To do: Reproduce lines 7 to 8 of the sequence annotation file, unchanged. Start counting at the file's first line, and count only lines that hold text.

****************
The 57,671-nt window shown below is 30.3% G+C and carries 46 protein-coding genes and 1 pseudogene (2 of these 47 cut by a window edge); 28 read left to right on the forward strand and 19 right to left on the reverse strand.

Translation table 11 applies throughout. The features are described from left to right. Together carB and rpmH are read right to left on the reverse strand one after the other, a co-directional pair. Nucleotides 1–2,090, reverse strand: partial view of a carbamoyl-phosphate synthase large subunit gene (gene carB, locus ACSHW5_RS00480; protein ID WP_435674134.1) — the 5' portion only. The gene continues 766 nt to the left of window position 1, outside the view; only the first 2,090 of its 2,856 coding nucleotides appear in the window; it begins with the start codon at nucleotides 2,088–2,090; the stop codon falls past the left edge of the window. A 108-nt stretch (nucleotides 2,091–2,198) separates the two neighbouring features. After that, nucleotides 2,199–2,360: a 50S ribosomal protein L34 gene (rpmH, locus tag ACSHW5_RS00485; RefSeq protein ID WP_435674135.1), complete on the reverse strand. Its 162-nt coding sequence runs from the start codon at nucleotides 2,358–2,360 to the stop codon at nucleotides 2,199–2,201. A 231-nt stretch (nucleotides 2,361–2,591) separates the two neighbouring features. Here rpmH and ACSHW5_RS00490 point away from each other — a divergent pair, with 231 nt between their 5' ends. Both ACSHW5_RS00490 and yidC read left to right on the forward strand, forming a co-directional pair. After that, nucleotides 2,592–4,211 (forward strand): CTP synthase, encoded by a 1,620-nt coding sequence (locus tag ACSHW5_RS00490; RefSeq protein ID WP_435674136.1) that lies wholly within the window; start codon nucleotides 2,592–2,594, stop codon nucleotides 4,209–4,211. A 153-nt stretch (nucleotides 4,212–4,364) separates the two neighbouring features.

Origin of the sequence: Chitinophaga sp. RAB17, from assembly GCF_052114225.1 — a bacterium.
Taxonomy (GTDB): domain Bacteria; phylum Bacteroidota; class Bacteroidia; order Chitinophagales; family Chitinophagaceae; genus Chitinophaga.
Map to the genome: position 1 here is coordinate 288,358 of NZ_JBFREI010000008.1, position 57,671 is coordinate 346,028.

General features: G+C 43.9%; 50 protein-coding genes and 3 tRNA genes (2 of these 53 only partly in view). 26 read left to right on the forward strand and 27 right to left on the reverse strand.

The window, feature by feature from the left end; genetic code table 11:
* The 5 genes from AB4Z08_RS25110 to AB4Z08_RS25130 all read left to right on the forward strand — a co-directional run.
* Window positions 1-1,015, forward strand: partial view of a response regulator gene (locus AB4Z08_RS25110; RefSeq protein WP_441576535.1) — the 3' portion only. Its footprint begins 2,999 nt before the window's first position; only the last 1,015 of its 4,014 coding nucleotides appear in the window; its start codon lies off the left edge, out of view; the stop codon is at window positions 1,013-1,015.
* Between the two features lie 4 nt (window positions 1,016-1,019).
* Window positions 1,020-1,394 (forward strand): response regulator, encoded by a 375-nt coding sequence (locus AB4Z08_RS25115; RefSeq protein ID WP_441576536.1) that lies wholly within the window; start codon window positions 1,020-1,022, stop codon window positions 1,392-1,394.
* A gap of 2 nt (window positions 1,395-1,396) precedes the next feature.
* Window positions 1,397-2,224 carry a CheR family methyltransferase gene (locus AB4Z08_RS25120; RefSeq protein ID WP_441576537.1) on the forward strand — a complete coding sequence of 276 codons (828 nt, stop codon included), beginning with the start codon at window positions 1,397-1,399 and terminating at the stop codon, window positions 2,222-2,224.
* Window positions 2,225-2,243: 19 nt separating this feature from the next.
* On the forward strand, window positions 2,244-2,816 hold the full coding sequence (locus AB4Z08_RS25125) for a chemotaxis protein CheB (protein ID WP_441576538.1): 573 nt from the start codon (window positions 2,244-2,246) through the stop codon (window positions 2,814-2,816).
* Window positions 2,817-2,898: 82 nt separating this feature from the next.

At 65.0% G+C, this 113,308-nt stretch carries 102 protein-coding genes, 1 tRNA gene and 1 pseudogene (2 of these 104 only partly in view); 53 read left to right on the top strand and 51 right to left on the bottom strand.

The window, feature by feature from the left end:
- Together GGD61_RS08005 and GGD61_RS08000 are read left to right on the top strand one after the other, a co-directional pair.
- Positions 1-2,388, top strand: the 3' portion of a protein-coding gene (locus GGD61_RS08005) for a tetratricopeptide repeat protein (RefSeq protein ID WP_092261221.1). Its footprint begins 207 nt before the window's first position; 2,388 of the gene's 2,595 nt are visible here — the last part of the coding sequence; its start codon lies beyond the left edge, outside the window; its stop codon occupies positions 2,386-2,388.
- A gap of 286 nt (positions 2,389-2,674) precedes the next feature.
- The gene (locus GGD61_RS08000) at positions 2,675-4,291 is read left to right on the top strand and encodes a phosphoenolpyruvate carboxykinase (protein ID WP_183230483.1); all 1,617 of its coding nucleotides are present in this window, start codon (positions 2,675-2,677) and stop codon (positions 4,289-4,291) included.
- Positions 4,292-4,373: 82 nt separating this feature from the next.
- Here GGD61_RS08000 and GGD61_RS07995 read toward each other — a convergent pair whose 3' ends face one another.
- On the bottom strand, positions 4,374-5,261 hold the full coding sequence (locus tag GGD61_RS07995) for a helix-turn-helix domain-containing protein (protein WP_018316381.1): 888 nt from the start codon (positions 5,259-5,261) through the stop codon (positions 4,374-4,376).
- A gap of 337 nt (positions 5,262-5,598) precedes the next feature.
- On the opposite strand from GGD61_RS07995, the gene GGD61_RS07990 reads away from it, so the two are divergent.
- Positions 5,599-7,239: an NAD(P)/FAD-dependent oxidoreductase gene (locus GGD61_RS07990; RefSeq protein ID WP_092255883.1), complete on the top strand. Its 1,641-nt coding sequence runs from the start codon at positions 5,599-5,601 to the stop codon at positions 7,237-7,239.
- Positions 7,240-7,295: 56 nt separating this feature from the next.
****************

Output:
The window, feature by feature from the left end; genetic code table 11:
* The 5 genes from AB4Z08_RS25110 to AB4Z08_RS25130 all read left to right on the forward strand — a co-directional run.